This technique is great for reality checks. Prospective memory works almost like a code or a script; you assign an IF, THEN script to your own mind – for example, “IF I see something weird, unusual, or inexplicable (a dreamsign), THEN do a reality test to see if I am dreaming”. And because you want to remind your future self to do that reality check in that moment, you take a second to plant the seed, even go as far as imagining the next time you will see your dream sign and do that reality check. Practice that visualization. Then you are more likely to do that reality check at your desired target.

Daily decide on four things that when you experience them you will do a reality check. This could be looking in the mirror, getting in a car, hearing a dog bark, dream signs or random things etc. many people say it works when they set targets early In the morning write down the four things that will trigger you to do a reality check. Then throughout the day note each time you remembered to check your reality. Try to use different targets each day, to increase the chances of doing reality checks in your dreams.

As an ongoing training exercise or skill practice instead of a pass/fail test. Pick a target (next time I cross a doorway for example). When I cross the doorway I do a reality check or pay extra attention to myself and my surroundings and trace things I’ve done (or thought) backward to the last target. Then set a new target (next time I’m outside for example). Pick targets that will have you doing 4-5 reality checks daily if you remember it.  If you realize you missed a target, do the RC anyways TO BUILD THE habit,   and set a new target. Don’t be hard on yourself for missing a target!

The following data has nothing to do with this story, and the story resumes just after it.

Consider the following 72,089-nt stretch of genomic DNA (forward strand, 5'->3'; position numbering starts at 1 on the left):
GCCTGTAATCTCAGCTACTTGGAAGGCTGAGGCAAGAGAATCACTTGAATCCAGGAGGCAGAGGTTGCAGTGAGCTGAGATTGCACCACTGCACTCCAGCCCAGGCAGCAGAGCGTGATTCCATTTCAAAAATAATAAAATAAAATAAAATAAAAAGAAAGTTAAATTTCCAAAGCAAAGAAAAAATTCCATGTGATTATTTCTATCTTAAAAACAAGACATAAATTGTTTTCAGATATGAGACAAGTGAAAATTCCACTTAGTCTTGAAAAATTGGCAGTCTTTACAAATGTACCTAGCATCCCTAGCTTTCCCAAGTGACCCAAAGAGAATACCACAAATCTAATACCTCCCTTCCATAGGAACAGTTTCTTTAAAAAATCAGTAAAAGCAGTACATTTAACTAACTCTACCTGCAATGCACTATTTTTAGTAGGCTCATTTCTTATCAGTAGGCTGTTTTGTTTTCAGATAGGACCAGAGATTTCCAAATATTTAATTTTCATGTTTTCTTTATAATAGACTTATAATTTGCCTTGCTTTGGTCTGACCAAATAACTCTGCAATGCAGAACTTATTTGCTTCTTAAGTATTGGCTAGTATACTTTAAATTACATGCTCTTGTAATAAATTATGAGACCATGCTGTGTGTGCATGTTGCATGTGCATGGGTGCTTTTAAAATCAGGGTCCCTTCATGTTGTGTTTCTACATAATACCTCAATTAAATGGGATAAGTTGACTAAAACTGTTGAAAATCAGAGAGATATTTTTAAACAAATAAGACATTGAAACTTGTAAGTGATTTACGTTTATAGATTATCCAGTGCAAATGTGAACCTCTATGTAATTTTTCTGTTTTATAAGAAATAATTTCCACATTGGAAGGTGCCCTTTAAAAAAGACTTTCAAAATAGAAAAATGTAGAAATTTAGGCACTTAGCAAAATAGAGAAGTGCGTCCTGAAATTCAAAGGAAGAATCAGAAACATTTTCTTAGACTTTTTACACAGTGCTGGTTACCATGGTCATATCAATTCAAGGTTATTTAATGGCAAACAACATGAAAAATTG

If you catch a target, take a second to mentally replay your day from that moment back to the last target you caught. This helps keep lucidity & it helps build the brain muscle of recalling your dream as it’s happening, by recalling your day as it’s happening in between the targets. And this skill will carry over into your dreamspace. This builds dream recalls and incubates lucidity at the same time.  Trust me, once your having long long hours long lucid dreams, this skill comes in handy as it becomes hard to remember the whole dream. o improve your dream recall, especially for long lucid dreams, try to mentally replay your dream, or remember keywords as the dream is unfolding.

When it comes to lucid dreaming, youre training your consciousness, so memory/attention exercises or meditations are always beneficial. Remember, when it comes to lucid dreaming and reality checking it’s a skill you are practicing. Not a test. Count your successes. Do the RCs, etc when you remember about the target, even if you missed it. Both MILD and memory targets are great for beginners and don’t require too much effort. The key is to make it a part of your daily routine, but also make it mindful rather than let your reality checks occur on autopilot. Make it intentional and be consistent. & that will get you lucid in the dream world.

Citations & Research

Neurology & Dreams Our brains keep working on problems while we sleep, shows research on dreaming rats by Matthew A. Wilson, PhD (neuroscience, MIT). Recording directly into

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MILD & Prospective Memory Technique

In the Mnemonic Induction Lucid Dream (MILD) technique, one rehearses a dream and visualises becoming lucid while repeating a mantra expressing the same intention, such as: “Next time I’m dreaming I want to remember that I am dreaming.” For best results, it should be performed while returning to slumber during the Wake-Back-To-Bed (WBTB) technique, whereby one sets their alarm clock to one or two hours before their normal waking time, gets up for a few minutes, and then goes back to sleep.

Read More »